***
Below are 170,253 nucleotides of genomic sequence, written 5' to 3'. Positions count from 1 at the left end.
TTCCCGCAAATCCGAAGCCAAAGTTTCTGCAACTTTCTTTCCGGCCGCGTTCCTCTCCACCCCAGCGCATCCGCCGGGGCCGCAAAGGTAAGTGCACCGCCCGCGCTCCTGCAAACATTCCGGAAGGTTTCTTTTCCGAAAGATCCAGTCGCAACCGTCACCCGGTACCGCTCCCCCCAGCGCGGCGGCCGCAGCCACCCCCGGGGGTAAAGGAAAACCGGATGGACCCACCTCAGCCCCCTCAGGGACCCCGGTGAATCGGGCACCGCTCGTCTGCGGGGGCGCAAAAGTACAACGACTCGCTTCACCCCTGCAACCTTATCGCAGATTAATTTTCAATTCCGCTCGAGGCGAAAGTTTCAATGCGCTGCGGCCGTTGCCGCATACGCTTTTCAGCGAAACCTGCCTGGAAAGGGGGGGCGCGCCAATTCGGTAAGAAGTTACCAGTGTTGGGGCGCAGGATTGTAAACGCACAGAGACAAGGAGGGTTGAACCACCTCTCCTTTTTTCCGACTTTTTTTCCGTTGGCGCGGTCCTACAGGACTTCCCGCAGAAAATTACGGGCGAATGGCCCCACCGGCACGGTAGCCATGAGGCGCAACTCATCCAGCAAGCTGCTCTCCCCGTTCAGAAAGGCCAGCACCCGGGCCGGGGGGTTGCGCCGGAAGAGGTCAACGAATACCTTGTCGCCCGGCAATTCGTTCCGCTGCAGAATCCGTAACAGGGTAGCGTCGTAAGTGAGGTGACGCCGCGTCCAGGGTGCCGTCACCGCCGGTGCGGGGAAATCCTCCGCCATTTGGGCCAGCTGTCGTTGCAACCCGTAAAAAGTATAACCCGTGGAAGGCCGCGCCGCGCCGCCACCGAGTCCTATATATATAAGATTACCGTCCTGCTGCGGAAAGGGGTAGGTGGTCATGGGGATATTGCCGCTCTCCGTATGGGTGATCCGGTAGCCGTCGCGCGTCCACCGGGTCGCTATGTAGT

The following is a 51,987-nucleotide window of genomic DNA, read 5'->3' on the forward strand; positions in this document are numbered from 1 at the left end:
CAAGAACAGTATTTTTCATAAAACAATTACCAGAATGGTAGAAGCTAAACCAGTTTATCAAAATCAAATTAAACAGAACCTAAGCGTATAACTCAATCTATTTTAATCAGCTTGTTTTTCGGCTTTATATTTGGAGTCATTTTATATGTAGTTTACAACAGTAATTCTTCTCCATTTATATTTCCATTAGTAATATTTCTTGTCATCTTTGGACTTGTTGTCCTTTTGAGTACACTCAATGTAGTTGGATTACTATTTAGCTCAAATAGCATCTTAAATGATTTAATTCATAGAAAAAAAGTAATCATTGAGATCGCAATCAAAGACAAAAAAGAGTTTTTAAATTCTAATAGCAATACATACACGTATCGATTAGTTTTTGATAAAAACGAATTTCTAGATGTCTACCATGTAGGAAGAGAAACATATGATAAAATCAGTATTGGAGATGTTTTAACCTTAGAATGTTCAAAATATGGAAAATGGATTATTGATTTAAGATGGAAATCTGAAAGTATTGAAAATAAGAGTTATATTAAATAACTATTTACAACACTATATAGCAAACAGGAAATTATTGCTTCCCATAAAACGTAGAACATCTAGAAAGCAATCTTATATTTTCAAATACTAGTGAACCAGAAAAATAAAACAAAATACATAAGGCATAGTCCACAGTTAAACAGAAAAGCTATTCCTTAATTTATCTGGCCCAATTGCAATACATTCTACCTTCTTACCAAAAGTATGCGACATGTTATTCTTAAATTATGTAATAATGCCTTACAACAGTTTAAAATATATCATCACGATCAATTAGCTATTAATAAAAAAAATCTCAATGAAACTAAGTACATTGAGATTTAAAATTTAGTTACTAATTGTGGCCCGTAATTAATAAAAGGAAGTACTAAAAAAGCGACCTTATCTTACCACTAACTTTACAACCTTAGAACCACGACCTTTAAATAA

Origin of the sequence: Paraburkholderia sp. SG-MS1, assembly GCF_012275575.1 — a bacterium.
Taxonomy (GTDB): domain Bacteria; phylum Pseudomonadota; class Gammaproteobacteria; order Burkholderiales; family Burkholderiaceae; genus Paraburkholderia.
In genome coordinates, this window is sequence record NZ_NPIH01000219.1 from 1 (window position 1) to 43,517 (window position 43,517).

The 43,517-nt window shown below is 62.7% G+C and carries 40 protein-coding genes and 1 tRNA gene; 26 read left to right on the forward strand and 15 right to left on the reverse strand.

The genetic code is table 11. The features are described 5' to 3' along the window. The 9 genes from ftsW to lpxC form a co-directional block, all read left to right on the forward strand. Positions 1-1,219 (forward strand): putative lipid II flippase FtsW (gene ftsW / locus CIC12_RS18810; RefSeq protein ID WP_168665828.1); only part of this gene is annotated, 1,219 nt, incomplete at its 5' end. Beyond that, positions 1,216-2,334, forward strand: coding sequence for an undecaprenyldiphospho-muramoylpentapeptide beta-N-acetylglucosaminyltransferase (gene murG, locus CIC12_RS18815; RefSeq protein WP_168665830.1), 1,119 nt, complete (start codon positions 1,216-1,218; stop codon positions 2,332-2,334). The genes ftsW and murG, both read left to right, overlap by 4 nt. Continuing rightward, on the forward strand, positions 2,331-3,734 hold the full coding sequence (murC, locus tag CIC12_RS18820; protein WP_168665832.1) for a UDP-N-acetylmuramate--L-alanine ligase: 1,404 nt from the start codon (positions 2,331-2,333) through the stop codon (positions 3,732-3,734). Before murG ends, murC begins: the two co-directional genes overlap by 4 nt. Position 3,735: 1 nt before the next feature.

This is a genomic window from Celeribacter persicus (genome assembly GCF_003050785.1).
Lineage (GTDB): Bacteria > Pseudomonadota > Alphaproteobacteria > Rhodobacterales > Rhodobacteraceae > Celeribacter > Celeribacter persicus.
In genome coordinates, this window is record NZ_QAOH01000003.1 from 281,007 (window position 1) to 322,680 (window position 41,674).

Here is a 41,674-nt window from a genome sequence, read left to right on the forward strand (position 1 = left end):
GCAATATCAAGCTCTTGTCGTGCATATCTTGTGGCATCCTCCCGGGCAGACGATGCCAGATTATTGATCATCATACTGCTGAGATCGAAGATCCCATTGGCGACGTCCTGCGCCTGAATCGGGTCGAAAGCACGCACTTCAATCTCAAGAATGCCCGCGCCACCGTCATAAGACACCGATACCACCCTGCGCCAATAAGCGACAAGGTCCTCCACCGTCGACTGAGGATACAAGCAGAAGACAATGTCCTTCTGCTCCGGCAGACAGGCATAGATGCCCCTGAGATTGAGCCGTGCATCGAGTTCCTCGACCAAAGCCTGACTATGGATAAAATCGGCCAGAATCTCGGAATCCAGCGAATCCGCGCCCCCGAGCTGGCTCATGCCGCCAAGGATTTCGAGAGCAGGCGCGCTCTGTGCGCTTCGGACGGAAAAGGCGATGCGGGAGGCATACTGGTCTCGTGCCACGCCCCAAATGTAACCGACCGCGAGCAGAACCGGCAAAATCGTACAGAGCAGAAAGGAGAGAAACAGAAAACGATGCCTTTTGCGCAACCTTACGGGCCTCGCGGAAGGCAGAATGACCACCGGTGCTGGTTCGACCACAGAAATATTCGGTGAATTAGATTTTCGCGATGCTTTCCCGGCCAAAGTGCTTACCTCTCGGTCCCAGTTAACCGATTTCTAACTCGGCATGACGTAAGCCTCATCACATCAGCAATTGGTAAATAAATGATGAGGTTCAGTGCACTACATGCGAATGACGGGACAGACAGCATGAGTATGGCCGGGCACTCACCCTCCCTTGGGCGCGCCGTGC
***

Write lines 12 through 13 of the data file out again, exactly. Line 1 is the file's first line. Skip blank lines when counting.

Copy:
In genome coordinates, this window is record NZ_QAOH01000003.1 from 281,007 (window position 1) to 322,680 (window position 41,674).

Here is a 41,674-nt window from a genome sequence, read left to right on the forward strand (position 1 = left end):